Exhibit B is the internet, which is just an exponential version of Exhibit A. Flame wars are rampant and people are only too happy to call each other “morons” and such simply because they don’t share the same opinion on some political issue.

The second concept that comes into play, in my opinion, is the immediacy of our new social networking culture. We’re all publishers now and the centers of attention in our own little worlds. It’s all about how many hits we get, how many followers we have, and the quantity of our “friends.” Suddenly we’re under the impression that everything we say is important. So if we’re going to tell the truth and identify someone as a fat moronic douchebag, the world is going to be grateful, right?

How often in this age of me-publishing do we “sleep on it?” In fact, we do the exact opposite. As soon as we have the thought we rush to our computers to share it with the world lest we forget. Going further we take our devices with us just in case we have thoughts while at work, while driving, while sitting on the can, during the act of making love, while watching a movie, or having Thanksgiving dinner with family and friends. Know anyone who has tweeted from church?

So, in closing, let me just add this. You’re all a bunch of morans! I’m proud the be the only smart person left, you fat douchebags!

This post was inspired by this link: Didn’t call anyone a moron today? Actually, that’s normal

14 responses

  1. Well, now I feel bad about posting an angry digression on the chronic fatigue thing. 😦

    I already wrote but scheduled a post for tomorrow that was about me getting yelled at on Friday. I just thought it was funny but I guess you could say it was quite confrontational of them!


    1. Never feel bad about that. It’s a good thing! πŸ™‚


  2. Some day civility is coming back right?

    I went to school with some Morans.


    1. Who implied civility is coming back? I can’t remember what I wrote.

      We all think the guy with that sign is dumb, but maybe he had a feud with the Moran family!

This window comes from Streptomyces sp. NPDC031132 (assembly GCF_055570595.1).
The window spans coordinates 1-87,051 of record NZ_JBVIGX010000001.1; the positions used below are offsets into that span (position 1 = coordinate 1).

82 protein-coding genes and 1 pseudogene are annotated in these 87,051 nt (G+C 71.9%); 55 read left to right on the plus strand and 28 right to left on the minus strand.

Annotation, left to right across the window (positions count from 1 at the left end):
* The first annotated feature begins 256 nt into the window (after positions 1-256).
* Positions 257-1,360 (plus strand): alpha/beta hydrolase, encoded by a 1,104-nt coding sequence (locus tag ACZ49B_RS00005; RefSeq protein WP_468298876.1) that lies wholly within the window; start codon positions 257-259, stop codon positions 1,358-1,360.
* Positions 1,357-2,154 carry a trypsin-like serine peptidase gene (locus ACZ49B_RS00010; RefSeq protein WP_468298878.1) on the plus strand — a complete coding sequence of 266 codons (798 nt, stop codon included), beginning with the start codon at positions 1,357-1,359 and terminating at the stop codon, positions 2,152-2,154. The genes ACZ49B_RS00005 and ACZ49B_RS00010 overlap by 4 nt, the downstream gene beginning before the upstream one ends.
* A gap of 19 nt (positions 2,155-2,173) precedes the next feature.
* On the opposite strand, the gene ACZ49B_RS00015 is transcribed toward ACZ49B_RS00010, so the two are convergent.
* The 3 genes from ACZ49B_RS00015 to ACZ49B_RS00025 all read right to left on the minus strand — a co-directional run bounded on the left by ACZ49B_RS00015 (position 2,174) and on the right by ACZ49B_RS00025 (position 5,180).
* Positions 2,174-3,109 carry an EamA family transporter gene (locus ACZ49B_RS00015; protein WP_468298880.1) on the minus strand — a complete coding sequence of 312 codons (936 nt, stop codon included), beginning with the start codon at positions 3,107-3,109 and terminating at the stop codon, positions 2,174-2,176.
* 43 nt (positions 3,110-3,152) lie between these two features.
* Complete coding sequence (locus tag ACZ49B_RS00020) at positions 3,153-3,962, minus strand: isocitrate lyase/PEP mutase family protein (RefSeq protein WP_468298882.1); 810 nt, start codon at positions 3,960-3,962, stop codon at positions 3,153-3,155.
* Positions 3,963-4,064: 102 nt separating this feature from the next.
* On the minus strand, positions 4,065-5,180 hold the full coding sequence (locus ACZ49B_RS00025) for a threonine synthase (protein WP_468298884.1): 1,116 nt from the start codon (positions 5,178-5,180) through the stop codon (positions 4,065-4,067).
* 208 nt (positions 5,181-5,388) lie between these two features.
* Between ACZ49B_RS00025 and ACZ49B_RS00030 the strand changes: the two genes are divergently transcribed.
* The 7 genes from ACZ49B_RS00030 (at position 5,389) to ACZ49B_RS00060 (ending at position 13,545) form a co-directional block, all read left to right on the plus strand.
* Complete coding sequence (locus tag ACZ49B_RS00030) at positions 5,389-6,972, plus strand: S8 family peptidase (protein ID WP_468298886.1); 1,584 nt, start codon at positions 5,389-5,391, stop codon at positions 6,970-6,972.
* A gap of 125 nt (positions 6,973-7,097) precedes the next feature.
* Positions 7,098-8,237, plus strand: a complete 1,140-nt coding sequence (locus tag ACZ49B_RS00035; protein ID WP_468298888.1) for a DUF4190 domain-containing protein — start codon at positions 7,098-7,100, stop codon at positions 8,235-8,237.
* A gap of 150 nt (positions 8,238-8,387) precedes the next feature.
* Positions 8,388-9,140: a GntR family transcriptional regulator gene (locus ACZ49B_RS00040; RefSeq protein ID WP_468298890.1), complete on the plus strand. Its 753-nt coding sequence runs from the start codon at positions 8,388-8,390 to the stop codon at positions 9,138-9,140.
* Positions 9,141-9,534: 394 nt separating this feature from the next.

3. I can’t begin to tell you the long list of names I long to call people, but so far my filter won’t let me!

    Sadly, I don’t think civility is coming back. The thin veneer of civilization is wearing off altogether as the economic system becomes increasingly worse….and it’s not going to get better.

    The people in Wisconsin are just rearranging the deck chairs on the Titanic.

    This is my lead in for this depressing series of charts. If this doesn’t make you want to call everyone a d-bag who is responsible for our dismal future, I don’t know what will!

    “10 Charts That Embody Everything That’s Wrong With The U.S. Economy”–2011-2?slop=1


    1. Curse you, filter! That’s one list I’d love to see. πŸ™‚

      Good to see you back in action, and making excellent points as always. Woot.

      That was a good link. Very interesting graphs. They sort of paint a dismal picture, don’t they?


    1. It’s an oldie and a goodie.

      True story: The guy looks EXACTLY like my former roommate. It may actually be him. I’m still not sure. πŸ™‚


  4. A-frickin-men.

    I love going on my EldestDaughter’s Fbook page, and embarassing the poop out of her when she posts statuses about partying, swearing, and various other TMFI subjects. If she doesn’t want her GRANDMOTHER reading it, (who is on FB, and is a friend of hers, by the way) then it really shouldn’t be on her wall.

    So I drag out the nicknames, and the embarassing pictures, and TAG her little shiny heiney.

    Play nice, don’t run with scissors, and STOP eating the paste. We’re supposed to learn these things in kindergarten… when did it fall out of the curriculum?


    1. Sounds like fun. Just be careful you don’t find yourself unfriended. That’s a cold place to be! πŸ™‚


  5. Being civil takes training and patience. It seems to be in vogue to be ignorant with a short fuse.


    1. Agreed. It’ll probably go the way of the dodo. How many things have we lost? Today my boss and I realized that most youngsters probably don’t know why, on some keyboards, there is a key named “return.” Most of the kids these days have ever used a manual typewriter.


  6. You misspelled “Moron” moran!


    1. Dam it all to hell. So klose, to. Wo iz me. πŸ™‚